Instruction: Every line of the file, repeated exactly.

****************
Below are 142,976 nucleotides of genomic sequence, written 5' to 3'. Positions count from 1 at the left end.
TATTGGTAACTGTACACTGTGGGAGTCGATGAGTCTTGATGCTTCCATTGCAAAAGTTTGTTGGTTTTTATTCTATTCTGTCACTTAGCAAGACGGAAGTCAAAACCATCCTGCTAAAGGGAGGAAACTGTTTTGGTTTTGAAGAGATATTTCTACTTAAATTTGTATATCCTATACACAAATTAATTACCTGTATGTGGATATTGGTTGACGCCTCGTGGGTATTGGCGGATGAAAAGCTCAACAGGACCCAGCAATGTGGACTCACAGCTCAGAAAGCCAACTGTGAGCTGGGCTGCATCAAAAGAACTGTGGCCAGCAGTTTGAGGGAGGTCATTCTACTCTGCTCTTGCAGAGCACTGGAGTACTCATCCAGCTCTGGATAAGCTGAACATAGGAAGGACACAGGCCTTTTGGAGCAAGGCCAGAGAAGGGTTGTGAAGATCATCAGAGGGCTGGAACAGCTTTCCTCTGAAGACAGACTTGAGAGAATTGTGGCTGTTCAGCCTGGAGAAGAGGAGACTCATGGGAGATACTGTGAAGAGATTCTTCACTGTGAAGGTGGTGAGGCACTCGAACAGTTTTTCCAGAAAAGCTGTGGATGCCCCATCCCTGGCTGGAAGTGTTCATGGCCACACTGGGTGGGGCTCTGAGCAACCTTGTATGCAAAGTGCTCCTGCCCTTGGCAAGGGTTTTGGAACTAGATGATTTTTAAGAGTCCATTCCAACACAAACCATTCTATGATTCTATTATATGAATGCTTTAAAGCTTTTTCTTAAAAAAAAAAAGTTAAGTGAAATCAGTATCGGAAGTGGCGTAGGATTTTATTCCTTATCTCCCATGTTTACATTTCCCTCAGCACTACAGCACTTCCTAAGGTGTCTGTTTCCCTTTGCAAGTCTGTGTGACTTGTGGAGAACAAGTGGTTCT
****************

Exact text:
Below are 142,976 nucleotides of genomic sequence, written 5' to 3'. Positions count from 1 at the left end.
TATTGGTAACTGTACACTGTGGGAGTCGATGAGTCTTGATGCTTCCATTGCAAAAGTTTGTTGGTTTTTATTCTATTCTGTCACTTAGCAAGACGGAAGTCAAAACCATCCTGCTAAAGGGAGGAAACTGTTTTGGTTTTGAAGAGATATTTCTACTTAAATTTGTATATCCTATACACAAATTAATTACCTGTATGTGGATATTGGTTGACGCCTCGTGGGTATTGGCGGATGAAAAGCTCAACAGGACCCAGCAATGTGGACTCACAGCTCAGAAAGCCAACTGTGAGCTGGGCTGCATCAAAAGAACTGTGGCCAGCAGTTTGAGGGAGGTCATTCTACTCTGCTCTTGCAGAGCACTGGAGTACTCATCCAGCTCTGGATAAGCTGAACATAGGAAGGACACAGGCCTTTTGGAGCAAGGCCAGAGAAGGGTTGTGAAGATCATCAGAGGGCTGGAACAGCTTTCCTCTGAAGACAGACTTGAGAGAATTGTGGCTGTTCAGCCTGGAGAAGAGGAGACTCATGGGAGATACTGTGAAGAGATTCTTCACTGTGAAGGTGGTGAGGCACTCGAACAGTTTTTCCAGAAAAGCTGTGGATGCCCCATCCCTGGCTGGAAGTGTTCATGGCCACACTGGGTGGGGCTCTGAGCAACCTTGTATGCAAAGTGCTCCTGCCCTTGGCAAGGGTTTTGGAACTAGATGATTTTTAAGAGTCCATTCCAACACAAACCATTCTATGATTCTATTATATGAATGCTTTAAAGCTTTTTCTTAAAAAAAAAAAGTTAAGTGAAATCAGTATCGGAAGTGGCGTAGGATTTTATTCCTTATCTCCCATGTTTACATTTCCCTCAGCACTACAGCACTTCCTAAGGTGTCTGTTTCCCTTTGCAAGTCTGTGTGACTTGTGGAGAACAAGTGGTTCT